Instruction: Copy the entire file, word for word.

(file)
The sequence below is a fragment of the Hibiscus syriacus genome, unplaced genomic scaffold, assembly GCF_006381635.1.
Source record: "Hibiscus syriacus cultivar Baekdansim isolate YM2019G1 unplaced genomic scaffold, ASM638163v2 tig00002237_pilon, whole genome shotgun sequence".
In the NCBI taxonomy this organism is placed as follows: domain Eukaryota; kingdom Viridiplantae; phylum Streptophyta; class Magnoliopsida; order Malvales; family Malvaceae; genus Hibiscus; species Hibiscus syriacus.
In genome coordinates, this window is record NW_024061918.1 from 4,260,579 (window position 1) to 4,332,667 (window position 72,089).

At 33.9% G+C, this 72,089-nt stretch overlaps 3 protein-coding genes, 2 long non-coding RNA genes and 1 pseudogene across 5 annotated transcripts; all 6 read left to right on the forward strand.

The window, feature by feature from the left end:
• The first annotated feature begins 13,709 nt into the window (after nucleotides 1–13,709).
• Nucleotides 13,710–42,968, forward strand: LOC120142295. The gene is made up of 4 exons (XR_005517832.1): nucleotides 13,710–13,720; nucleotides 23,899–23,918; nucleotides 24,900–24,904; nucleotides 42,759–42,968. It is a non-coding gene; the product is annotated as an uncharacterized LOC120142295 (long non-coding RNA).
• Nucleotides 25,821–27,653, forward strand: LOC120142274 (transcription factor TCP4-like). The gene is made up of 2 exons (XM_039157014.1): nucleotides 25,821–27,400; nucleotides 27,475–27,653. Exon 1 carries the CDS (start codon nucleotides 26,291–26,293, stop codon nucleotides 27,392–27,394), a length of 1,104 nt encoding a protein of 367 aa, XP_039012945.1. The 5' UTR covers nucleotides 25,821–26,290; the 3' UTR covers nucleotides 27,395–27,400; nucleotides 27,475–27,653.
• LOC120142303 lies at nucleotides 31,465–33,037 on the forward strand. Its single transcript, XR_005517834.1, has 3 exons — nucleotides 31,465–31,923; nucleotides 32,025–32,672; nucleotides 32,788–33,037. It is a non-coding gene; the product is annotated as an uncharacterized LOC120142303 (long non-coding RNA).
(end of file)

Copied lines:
The sequence below is a fragment of the Hibiscus syriacus genome, unplaced genomic scaffold, assembly GCF_006381635.1.
Source record: "Hibiscus syriacus cultivar Baekdansim isolate YM2019G1 unplaced genomic scaffold, ASM638163v2 tig00002237_pilon, whole genome shotgun sequence".
In the NCBI taxonomy this organism is placed as follows: domain Eukaryota; kingdom Viridiplantae; phylum Streptophyta; class Magnoliopsida; order Malvales; family Malvaceae; genus Hibiscus; species Hibiscus syriacus.
In genome coordinates, this window is record NW_024061918.1 from 4,260,579 (window position 1) to 4,332,667 (window position 72,089).

At 33.9% G+C, this 72,089-nt stretch overlaps 3 protein-coding genes, 2 long non-coding RNA genes and 1 pseudogene across 5 annotated transcripts; all 6 read left to right on the forward strand.

The window, feature by feature from the left end:
• The first annotated feature begins 13,709 nt into the window (after nucleotides 1–13,709).
• Nucleotides 13,710–42,968, forward strand: LOC120142295. The gene is made up of 4 exons (XR_005517832.1): nucleotides 13,710–13,720; nucleotides 23,899–23,918; nucleotides 24,900–24,904; nucleotides 42,759–42,968. It is a non-coding gene; the product is annotated as an uncharacterized LOC120142295 (long non-coding RNA).
• Nucleotides 25,821–27,653, forward strand: LOC120142274 (transcription factor TCP4-like). The gene is made up of 2 exons (XM_039157014.1): nucleotides 25,821–27,400; nucleotides 27,475–27,653. Exon 1 carries the CDS (start codon nucleotides 26,291–26,293, stop codon nucleotides 27,392–27,394), a length of 1,104 nt encoding a protein of 367 aa, XP_039012945.1. The 5' UTR covers nucleotides 25,821–26,290; the 3' UTR covers nucleotides 27,395–27,400; nucleotides 27,475–27,653.
• LOC120142303 lies at nucleotides 31,465–33,037 on the forward strand. Its single transcript, XR_005517834.1, has 3 exons — nucleotides 31,465–31,923; nucleotides 32,025–32,672; nucleotides 32,788–33,037. It is a non-coding gene; the product is annotated as an uncharacterized LOC120142303 (long non-coding RNA).